The graph-based score is constructed from two commonly used graph statistics. The clustering coefficient is a local network measure of how close a vertex and its neighbors are to being a clique. Consider a selected node i in a network, having ki neighbors. The value of the clustering coefficient of the node i is given by the ratio between the number of edges Ei that actually exist between these ki nodes and the total number ki(ki−1)/2 of such edges that could exist in the neighborhood of i 

(3)
formula
As the clustering coefficient is a node-based score and our algorithm is based on edge scoring, we assigned to each edge the average clustering coefficient of its endpoints, so that an edge which links two nodes with high clustering coefficients is more likely to be within a dense cluster.

The betweenness (B) of an edge is defined as the number of shortest paths between pairs of nodes that run along it (Girvan and Newman, 2002). If a network contains groups or communities that are only loosely connected by a few inter-group edges then all the shortest paths between different communities must go along one of these edges. Thus, the edges connecting communities will have high betweenness while edges inside the clusters would tend to have lower betweenness.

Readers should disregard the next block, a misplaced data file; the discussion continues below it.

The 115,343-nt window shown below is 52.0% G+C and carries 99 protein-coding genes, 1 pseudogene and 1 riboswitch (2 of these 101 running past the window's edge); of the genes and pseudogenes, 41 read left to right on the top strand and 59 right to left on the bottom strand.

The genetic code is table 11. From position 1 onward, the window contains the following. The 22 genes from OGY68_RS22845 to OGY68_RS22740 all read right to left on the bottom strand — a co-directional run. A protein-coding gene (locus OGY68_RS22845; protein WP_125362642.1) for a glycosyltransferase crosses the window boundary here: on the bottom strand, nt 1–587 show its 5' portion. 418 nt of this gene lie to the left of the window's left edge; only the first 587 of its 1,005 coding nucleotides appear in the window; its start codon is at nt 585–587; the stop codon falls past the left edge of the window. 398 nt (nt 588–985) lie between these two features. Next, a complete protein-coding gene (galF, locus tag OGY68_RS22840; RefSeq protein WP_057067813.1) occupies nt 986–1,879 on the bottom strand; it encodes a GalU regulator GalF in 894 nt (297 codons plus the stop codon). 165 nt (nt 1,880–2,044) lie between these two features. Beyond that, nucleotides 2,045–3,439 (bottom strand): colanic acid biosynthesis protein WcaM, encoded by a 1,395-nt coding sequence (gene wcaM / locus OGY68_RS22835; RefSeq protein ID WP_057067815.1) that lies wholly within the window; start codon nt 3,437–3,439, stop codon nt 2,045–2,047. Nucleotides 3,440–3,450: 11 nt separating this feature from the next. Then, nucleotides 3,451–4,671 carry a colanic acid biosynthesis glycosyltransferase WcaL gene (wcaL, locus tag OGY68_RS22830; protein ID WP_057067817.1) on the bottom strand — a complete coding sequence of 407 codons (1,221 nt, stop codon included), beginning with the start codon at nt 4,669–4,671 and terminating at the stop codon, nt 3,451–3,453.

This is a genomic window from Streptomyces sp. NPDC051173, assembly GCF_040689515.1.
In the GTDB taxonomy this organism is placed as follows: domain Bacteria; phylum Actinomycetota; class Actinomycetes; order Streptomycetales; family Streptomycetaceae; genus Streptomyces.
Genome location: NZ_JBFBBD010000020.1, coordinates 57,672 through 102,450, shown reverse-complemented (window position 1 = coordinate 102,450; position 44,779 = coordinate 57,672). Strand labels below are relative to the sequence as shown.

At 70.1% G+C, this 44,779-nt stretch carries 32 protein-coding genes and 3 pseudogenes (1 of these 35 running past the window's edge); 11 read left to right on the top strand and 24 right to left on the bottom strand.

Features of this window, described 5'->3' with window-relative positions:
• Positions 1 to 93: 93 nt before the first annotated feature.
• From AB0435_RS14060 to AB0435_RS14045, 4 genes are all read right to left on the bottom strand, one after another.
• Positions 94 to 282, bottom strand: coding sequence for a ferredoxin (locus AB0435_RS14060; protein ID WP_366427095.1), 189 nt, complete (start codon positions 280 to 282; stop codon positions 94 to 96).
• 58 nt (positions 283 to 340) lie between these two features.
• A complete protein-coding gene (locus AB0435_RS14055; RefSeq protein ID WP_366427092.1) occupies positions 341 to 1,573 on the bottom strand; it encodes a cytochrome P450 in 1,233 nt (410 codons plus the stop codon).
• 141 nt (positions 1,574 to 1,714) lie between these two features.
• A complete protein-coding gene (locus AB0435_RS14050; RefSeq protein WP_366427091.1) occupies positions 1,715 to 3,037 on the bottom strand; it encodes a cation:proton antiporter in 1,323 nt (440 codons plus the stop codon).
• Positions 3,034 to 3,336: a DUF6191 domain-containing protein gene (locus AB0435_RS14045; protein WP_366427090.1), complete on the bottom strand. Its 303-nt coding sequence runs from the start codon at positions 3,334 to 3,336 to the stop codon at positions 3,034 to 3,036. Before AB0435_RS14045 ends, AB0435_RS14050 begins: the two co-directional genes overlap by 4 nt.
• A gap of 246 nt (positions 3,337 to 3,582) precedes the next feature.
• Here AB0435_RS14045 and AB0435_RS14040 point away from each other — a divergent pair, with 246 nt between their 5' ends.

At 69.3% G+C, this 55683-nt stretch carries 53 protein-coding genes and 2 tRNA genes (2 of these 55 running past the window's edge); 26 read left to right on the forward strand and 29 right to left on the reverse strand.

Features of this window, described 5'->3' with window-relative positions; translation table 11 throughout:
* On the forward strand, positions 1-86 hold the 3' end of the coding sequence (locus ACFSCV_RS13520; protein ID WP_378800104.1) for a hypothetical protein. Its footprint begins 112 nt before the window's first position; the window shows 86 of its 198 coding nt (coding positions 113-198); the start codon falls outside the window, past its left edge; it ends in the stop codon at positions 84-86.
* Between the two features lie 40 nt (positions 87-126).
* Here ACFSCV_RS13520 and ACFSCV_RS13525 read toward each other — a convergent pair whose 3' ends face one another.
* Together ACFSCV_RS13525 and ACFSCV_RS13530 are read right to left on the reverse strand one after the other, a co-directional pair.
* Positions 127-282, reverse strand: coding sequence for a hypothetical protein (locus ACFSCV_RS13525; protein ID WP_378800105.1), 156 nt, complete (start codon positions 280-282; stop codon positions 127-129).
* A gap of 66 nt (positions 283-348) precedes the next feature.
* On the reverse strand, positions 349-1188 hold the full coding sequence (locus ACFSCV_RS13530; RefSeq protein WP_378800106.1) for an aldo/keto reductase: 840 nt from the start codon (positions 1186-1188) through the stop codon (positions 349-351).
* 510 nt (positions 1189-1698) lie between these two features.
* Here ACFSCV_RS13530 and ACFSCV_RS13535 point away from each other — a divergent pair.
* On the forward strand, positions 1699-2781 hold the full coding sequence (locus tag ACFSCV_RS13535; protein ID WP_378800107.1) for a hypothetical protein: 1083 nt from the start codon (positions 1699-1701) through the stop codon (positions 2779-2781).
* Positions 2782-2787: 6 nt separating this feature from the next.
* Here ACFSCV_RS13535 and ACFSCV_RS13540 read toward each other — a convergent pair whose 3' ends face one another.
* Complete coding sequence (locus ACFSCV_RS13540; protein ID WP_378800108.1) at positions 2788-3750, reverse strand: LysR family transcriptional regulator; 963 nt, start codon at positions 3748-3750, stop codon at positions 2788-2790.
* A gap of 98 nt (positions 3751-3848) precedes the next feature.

To favor edges that have both a high clustering coefficient and low betweenness, we use the product of normalized edge betweenness values (NB) and edge clustering coefficients to calculate the graph-based edge score: